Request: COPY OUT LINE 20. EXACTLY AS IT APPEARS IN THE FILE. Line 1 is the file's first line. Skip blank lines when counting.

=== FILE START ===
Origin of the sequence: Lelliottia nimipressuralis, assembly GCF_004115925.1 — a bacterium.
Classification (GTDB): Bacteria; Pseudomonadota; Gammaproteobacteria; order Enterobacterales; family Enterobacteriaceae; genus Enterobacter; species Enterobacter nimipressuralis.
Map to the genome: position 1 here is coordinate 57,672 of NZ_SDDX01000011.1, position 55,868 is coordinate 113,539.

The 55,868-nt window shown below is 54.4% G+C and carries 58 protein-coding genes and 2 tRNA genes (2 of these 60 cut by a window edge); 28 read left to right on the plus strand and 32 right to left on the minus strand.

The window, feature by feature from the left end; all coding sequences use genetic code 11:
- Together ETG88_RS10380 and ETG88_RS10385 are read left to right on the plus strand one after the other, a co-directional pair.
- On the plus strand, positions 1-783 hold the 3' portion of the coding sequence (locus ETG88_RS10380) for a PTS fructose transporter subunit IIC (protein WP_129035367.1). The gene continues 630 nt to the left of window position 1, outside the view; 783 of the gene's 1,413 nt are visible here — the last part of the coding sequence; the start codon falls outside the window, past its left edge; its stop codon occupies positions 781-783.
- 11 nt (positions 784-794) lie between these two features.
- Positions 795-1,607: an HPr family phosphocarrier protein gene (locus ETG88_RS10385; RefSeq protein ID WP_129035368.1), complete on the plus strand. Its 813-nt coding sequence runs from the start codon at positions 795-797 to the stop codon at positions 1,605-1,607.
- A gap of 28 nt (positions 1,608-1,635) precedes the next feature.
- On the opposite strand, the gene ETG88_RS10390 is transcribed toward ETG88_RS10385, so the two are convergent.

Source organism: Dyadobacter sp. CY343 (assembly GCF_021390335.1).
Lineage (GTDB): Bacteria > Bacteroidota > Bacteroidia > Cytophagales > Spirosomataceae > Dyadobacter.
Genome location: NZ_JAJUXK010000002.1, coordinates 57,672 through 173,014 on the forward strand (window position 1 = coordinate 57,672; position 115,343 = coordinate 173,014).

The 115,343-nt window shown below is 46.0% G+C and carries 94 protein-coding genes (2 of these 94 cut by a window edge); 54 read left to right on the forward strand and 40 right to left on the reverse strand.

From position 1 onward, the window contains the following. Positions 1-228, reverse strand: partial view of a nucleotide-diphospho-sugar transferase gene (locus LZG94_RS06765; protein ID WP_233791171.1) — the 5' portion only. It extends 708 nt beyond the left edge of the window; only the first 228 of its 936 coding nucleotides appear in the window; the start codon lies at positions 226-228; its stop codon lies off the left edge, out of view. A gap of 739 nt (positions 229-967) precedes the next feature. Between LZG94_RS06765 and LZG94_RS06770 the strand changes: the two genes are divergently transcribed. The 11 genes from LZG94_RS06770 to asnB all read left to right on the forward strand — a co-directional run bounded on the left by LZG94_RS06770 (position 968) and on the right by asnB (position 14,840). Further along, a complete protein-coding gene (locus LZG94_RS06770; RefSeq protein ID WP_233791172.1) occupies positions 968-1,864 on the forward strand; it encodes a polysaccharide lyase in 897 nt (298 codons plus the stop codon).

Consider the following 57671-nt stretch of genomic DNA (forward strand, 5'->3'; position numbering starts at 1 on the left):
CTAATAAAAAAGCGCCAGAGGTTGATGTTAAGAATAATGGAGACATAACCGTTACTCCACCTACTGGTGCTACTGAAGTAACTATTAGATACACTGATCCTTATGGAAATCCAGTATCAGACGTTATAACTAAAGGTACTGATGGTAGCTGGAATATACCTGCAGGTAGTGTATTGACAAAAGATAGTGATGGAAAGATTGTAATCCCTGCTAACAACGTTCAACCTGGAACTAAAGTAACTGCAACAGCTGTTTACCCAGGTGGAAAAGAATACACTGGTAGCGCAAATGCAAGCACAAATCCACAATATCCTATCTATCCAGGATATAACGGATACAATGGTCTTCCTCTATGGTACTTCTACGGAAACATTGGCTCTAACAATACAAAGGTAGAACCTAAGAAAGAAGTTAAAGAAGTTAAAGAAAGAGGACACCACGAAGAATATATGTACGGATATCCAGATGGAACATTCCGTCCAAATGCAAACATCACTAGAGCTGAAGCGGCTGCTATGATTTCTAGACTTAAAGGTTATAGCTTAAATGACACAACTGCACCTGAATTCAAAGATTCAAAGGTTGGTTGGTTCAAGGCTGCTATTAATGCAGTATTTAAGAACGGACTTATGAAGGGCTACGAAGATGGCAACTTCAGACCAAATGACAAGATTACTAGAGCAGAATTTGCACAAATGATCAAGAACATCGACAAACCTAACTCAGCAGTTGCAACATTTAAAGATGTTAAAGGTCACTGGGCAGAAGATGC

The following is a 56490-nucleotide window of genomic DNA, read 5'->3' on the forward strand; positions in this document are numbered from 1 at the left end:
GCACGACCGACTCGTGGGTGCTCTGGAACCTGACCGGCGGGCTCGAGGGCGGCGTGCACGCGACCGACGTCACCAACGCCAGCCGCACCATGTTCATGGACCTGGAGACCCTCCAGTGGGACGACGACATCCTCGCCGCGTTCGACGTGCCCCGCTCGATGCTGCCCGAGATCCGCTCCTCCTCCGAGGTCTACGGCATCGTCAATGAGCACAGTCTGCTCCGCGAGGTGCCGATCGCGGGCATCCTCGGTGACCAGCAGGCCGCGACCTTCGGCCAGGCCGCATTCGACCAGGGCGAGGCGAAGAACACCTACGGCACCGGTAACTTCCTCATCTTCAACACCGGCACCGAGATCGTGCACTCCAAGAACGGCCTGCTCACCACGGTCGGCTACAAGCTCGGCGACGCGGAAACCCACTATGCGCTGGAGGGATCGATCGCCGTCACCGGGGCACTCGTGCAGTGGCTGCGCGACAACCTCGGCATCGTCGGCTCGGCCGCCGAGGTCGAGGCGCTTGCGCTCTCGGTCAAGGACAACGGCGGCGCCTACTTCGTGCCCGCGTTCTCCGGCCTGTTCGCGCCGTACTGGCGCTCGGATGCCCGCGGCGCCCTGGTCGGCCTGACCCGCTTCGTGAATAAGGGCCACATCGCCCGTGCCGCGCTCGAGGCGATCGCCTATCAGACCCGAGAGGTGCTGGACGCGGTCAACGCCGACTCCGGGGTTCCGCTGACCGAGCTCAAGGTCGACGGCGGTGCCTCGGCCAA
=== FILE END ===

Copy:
GCACGACCGACTCGTGGGTGCTCTGGAACCTGACCGGCGGGCTCGAGGGCGGCGTGCACGCGACCGACGTCACCAACGCCAGCCGCACCATGTTCATGGACCTGGAGACCCTCCAGTGGGACGACGACATCCTCGCCGCGTTCGACGTGCCCCGCTCGATGCTGCCCGAGATCCGCTCCTCCTCCGAGGTCTACGGCATCGTCAATGAGCACAGTCTGCTCCGCGAGGTGCCGATCGCGGGCATCCTCGGTGACCAGCAGGCCGCGACCTTCGGCCAGGCCGCATTCGACCAGGGCGAGGCGAAGAACACCTACGGCACCGGTAACTTCCTCATCTTCAACACCGGCACCGAGATCGTGCACTCCAAGAACGGCCTGCTCACCACGGTCGGCTACAAGCTCGGCGACGCGGAAACCCACTATGCGCTGGAGGGATCGATCGCCGTCACCGGGGCACTCGTGCAGTGGCTGCGCGACAACCTCGGCATCGTCGGCTCGGCCGCCGAGGTCGAGGCGCTTGCGCTCTCGGTCAAGGACAACGGCGGCGCCTACTTCGTGCCCGCGTTCTCCGGCCTGTTCGCGCCGTACTGGCGCTCGGATGCCCGCGGCGCCCTGGTCGGCCTGACCCGCTTCGTGAATAAGGGCCACATCGCCCGTGCCGCGCTCGAGGCGATCGCCTATCAGACCCGAGAGGTGCTGGACGCGGTCAACGCCGACTCCGGGGTTCCGCTGACCGAGCTCAAGGTCGACGGCGGTGCCTCGGCCAA